Considering installing a second operating system, and want to be aware of the risks? Having Windows and Linux installed on your PC gives you the best of both worlds. But it isn’t always smooth sailing. Dual booting can lead to problems, some of which are difficult to foresee.
Is dual booting safe? Does it affect performance? Here are seven dangers of dual booting that you should be aware of before installing a second operating system.
1. Accidental Overwriting of Data/OS
If this isn’t the most important, it’s certainly the risk that can scupper you before you even get started. After all, overwriting your existing data—or even the primary operating system—is going to lead to problems. Sure, you can use recovery tools, but the chances of recovering all your data are minimal.
Fortunately, most operating system installation wizards can detect primary partitions. This means that if you’re installing Windows alongside a Linux distribution, the wizard should highlight the existing partition. You’ll get a choice of what to do next. Linux operating systems, meanwhile, are similarly smart.
But accidents do happen, so take care when installing. Make sure you install the new operating system onto the correct drive and partition, without accidentally losing your data.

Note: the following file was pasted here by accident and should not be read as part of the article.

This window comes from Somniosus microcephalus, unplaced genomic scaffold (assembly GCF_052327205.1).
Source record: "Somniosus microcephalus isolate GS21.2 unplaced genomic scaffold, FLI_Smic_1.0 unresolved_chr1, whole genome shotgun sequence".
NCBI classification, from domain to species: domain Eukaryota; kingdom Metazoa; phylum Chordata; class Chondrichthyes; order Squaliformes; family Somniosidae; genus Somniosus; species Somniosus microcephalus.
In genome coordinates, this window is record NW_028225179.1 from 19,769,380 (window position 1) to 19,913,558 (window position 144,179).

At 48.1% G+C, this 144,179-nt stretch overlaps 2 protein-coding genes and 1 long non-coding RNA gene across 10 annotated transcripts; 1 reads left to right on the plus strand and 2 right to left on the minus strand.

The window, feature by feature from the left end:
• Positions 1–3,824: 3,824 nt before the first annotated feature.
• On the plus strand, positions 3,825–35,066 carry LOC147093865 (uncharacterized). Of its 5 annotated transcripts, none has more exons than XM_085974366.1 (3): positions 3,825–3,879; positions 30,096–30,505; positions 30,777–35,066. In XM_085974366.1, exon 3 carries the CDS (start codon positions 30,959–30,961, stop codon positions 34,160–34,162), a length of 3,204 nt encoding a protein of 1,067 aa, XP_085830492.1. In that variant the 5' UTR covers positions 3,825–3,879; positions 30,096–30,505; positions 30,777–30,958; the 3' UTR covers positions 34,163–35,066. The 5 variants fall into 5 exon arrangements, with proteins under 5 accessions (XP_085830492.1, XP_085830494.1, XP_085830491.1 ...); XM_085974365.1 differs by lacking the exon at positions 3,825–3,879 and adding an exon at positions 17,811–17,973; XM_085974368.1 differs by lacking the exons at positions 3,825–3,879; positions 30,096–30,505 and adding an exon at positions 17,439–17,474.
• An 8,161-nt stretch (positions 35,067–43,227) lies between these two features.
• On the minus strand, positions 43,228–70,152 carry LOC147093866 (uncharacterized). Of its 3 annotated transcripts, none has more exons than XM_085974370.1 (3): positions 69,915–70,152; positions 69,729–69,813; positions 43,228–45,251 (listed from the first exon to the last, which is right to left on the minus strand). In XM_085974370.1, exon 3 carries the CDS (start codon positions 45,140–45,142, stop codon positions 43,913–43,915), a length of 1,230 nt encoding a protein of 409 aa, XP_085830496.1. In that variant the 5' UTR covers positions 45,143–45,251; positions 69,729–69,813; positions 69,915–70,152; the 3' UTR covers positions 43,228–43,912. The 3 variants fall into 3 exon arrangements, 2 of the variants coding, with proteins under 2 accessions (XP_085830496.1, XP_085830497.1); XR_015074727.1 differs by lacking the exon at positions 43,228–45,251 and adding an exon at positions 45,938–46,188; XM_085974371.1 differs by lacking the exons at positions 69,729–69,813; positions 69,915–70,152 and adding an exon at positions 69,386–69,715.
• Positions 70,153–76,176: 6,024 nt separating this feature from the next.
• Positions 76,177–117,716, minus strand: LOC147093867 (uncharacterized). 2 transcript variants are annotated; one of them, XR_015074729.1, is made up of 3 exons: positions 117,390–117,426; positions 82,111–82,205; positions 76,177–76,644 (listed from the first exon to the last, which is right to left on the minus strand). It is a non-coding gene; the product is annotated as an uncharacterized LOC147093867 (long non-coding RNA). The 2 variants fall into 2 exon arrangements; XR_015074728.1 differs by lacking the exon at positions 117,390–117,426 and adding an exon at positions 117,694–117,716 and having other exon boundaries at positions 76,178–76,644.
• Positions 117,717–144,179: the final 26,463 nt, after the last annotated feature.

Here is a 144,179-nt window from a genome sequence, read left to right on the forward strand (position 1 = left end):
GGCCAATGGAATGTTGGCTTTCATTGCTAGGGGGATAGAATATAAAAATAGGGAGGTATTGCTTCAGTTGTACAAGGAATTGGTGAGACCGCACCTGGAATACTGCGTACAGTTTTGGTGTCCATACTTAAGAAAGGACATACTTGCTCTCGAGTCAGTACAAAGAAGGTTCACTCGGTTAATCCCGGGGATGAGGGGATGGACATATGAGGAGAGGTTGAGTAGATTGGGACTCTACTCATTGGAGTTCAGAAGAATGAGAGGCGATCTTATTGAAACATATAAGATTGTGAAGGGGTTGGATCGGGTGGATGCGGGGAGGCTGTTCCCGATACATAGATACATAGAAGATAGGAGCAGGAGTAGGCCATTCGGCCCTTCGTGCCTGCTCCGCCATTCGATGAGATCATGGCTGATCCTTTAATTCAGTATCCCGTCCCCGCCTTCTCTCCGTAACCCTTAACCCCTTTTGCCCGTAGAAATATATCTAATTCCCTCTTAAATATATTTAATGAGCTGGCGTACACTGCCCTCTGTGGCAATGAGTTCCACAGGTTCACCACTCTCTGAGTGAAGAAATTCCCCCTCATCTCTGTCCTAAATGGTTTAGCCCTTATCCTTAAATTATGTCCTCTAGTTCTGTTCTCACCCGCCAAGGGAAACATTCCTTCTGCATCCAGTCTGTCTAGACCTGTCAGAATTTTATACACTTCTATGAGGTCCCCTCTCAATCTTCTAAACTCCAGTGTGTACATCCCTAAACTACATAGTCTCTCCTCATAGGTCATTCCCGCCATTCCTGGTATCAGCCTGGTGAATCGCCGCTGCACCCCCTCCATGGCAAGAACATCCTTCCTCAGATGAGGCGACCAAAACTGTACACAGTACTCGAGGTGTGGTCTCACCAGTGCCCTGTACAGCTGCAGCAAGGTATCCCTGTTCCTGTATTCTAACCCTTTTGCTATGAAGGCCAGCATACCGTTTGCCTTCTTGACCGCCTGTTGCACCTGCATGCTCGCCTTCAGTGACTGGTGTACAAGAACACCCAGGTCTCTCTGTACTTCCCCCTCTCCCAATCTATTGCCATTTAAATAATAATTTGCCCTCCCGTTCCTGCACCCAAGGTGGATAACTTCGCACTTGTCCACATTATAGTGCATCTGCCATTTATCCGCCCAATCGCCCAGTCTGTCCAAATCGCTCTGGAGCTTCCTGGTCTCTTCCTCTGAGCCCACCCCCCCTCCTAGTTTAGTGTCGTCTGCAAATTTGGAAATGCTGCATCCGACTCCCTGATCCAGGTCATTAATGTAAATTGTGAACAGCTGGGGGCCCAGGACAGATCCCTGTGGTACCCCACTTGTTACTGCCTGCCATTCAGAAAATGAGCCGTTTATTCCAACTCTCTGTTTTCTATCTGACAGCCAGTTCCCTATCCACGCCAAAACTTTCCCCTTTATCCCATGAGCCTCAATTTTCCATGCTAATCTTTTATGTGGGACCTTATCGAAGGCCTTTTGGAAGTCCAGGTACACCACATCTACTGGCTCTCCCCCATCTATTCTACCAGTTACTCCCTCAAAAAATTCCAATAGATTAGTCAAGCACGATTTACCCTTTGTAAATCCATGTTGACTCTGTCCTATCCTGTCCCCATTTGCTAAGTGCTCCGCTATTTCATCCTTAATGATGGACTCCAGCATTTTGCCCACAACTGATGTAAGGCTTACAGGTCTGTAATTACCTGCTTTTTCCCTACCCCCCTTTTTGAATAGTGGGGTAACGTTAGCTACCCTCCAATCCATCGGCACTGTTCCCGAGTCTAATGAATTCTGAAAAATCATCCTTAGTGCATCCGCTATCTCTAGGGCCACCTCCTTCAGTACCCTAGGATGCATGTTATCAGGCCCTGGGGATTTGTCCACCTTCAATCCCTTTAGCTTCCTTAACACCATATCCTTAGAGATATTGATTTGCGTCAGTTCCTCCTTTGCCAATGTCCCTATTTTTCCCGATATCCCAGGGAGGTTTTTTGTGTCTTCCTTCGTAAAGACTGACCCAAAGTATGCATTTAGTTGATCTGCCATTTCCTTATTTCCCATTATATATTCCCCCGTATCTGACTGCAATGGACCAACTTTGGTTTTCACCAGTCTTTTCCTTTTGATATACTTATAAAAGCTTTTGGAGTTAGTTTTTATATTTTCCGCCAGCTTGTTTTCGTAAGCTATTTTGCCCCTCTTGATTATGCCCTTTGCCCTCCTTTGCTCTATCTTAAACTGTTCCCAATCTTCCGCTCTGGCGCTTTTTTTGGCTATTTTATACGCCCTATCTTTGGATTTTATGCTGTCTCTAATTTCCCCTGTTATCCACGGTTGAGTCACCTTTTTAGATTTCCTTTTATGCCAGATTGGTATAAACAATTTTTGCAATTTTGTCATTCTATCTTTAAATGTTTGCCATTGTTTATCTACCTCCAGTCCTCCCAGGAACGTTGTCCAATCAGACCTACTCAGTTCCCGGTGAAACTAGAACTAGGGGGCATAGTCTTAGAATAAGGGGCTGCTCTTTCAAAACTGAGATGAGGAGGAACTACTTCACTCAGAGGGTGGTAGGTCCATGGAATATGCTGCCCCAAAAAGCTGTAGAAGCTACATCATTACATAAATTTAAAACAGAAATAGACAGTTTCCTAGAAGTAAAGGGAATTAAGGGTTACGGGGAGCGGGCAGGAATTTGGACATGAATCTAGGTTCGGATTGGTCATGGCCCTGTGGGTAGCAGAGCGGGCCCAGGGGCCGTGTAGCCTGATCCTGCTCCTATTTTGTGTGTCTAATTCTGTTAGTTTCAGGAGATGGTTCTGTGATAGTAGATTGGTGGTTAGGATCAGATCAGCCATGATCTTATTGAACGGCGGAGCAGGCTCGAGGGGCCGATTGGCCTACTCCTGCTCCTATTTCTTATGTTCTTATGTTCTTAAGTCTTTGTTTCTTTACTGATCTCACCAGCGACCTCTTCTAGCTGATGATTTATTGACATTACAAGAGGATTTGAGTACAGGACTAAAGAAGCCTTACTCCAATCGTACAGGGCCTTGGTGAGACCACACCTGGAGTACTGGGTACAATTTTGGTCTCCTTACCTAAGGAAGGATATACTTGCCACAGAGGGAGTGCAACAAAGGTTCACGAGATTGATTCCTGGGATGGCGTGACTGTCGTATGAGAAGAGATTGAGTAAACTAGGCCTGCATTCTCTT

2. Dual Booting Can Hit Productivity
Running multiple operating systems on your PC is a great way to maximize productivity. But sometimes it can be counterproductive. If you have a need to use Windows 10 alongside Ubuntu 20.04, it’s convenient to easily switch into that OS.
But do you really need to? Making sure you have equivalent applications in Linux if you have switched from Windows is important. Similarly, you should ensure suitable options are available if switching the other way. Dual booting should really be for experiencing—and enjoying—the whole alternative operating system environment.